North Dakota was the only state to see a double-digit increase in income between 2008 and 2017, but expenses increased by even more, according to a recent study.
The analysis, published by TheSeniorList.org, ranked North Dakota 49th out of the 50 states and Washington, D.C., in terms of affordability. The only less affordable states were New Hampshire and South Dakota.
Here are some things to know about the study.
Who’s last, at the top?
Residents of North Dakota spend an average of 93.6% of their paychecks on expenses, according to the study. New Hampshire residents spent 94.4%, while in South Dakota, the average resident spent more than they made, at 100.9%.
Washington, D.C. was called most affordable, with spending eating up about 69.8%. Arizona was second at 70.5% and Georgia was third with 73.5%.
Montana was slightly better than North Dakota, with residents spending 93.1% of their income, while Minnesota ranked 37 out of 51 with residents spending 82.7% of their income on expenses.
Expenses outpace income
Ten states saw expenses grow by 10% or more between 2008 and 2017, while North Dakota was the only state that saw a double-digit increase in income. North Dakota’s expenses increased 20.8% in that decade, while income increased 19.07%.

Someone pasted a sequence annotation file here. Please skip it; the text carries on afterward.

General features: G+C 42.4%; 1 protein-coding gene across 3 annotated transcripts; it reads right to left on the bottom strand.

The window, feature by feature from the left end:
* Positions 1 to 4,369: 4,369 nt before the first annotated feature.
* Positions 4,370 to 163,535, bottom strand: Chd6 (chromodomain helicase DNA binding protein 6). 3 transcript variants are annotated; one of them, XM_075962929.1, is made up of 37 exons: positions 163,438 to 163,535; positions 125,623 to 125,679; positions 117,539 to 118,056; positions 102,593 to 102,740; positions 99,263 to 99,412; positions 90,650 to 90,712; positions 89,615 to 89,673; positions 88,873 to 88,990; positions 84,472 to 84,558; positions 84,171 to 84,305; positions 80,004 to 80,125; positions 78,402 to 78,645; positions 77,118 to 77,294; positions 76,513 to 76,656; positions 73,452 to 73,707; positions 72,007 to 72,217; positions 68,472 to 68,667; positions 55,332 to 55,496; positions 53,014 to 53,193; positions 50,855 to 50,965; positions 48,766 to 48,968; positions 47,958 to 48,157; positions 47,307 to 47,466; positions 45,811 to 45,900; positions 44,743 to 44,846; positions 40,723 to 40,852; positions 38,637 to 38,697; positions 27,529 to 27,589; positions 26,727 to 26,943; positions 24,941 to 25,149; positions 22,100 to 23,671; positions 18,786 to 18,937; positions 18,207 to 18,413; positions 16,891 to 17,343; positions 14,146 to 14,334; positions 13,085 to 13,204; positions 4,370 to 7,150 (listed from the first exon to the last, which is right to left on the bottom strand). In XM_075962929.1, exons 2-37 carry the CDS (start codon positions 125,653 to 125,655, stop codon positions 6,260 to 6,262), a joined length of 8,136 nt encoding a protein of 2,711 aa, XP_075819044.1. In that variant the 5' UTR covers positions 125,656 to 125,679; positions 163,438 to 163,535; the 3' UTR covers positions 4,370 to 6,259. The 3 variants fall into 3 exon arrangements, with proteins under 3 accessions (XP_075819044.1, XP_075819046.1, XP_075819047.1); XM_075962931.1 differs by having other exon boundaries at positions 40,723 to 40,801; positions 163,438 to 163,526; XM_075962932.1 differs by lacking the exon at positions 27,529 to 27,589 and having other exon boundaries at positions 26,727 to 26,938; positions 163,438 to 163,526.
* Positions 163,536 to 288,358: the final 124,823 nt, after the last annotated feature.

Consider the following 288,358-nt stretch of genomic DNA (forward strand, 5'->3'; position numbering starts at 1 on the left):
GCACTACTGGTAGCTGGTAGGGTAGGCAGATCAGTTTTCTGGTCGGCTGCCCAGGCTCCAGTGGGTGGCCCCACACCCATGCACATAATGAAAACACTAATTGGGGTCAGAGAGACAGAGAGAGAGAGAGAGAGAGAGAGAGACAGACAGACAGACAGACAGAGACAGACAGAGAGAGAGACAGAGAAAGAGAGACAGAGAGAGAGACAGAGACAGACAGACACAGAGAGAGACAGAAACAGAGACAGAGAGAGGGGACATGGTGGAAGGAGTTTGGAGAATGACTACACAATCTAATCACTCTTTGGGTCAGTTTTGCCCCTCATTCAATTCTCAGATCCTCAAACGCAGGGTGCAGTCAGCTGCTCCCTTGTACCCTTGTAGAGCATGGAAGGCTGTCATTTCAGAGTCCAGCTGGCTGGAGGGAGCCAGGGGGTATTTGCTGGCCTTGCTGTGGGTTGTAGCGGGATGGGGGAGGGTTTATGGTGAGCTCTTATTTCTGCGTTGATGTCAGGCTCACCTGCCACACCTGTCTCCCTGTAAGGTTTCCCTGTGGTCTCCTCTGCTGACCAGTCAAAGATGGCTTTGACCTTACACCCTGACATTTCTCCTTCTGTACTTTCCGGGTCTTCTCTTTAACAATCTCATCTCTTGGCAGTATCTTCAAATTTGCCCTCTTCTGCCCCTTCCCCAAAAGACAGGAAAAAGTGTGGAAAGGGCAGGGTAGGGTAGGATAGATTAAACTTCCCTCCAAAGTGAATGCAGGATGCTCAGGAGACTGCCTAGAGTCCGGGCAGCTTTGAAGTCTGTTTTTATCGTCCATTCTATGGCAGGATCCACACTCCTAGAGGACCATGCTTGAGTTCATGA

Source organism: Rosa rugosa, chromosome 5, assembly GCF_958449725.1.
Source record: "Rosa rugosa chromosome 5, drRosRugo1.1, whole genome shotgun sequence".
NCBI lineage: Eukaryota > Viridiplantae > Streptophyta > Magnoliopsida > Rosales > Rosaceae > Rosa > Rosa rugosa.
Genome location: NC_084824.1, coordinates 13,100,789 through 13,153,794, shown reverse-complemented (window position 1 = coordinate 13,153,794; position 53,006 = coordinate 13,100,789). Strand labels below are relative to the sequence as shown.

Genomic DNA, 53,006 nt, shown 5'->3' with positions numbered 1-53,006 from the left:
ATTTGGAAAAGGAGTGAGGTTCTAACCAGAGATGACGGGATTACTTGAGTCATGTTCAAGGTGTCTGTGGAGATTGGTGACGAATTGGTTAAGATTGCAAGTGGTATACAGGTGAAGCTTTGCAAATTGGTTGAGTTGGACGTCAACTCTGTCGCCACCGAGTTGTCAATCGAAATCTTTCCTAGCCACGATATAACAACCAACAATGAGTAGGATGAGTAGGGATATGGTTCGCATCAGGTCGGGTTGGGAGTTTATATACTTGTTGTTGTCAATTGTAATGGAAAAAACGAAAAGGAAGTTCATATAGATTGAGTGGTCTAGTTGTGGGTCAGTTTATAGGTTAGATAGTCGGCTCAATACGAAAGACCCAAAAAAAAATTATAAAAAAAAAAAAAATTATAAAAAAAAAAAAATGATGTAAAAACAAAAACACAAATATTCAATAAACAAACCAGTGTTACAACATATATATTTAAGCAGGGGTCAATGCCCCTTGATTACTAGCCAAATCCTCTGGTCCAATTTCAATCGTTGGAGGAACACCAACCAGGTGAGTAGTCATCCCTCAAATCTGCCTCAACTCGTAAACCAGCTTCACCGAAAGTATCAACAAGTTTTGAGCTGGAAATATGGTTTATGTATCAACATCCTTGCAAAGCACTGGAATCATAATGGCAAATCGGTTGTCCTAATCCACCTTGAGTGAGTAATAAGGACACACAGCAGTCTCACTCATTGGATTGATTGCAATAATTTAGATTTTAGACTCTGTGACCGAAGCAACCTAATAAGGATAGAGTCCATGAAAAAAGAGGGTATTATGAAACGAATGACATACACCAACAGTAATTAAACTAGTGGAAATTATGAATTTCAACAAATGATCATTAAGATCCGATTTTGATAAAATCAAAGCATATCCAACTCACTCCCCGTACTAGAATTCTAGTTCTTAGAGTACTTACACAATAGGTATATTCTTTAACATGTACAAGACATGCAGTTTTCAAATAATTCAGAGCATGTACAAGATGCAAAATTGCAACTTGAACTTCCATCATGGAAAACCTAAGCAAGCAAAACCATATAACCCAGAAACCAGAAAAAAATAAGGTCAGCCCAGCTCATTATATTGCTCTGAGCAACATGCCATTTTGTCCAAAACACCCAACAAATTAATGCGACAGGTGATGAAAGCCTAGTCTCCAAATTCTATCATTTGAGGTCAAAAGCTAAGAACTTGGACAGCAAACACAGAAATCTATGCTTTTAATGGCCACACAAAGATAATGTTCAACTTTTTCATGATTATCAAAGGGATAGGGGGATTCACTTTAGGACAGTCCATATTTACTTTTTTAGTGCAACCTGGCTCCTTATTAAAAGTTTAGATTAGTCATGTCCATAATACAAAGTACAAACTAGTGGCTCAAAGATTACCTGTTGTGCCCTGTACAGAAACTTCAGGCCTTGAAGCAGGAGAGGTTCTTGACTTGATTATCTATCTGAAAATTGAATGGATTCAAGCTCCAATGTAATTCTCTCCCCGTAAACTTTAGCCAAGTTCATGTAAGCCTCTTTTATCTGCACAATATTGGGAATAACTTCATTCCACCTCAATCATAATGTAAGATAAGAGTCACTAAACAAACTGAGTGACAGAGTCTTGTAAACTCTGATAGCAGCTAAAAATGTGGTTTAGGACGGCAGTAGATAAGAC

South Dakota’s average expenses went up 15.6%, while Montana saw an increase of 11.1% and Minnesota went up 10.88%.
Income increases in those states were far smaller. South Dakota saw a jump of 8.18%, Montana’s average income went up 7.82% and Minnesota’s went up 3.97%.
Getting less affordable
All four states saw the percentage of income residents spent on expenses go up between 2008 and 2017. North Dakota had an increase of 1.45%, while Montana had an increase of 3.02%.
Minnesota and South Dakota both had far larger increases, at 6.65% and 6.85%, respectively.
Where the money goes
In terms of housing and utilities cost, South Dakota was the seventh least expensive, with an average cost of $5,791.
Three nearby states are among the top 10 in health care spending, however.
South Dakota is fourth overall with an average of $8,989, while North Dakota is seventh at $8,538. Minnesota is ninth
with $8,277. North and South Dakota are back in the top 10 for financial services and insurance, with that category costing $5,112 in South Dakota and $4,125 in North Dakota.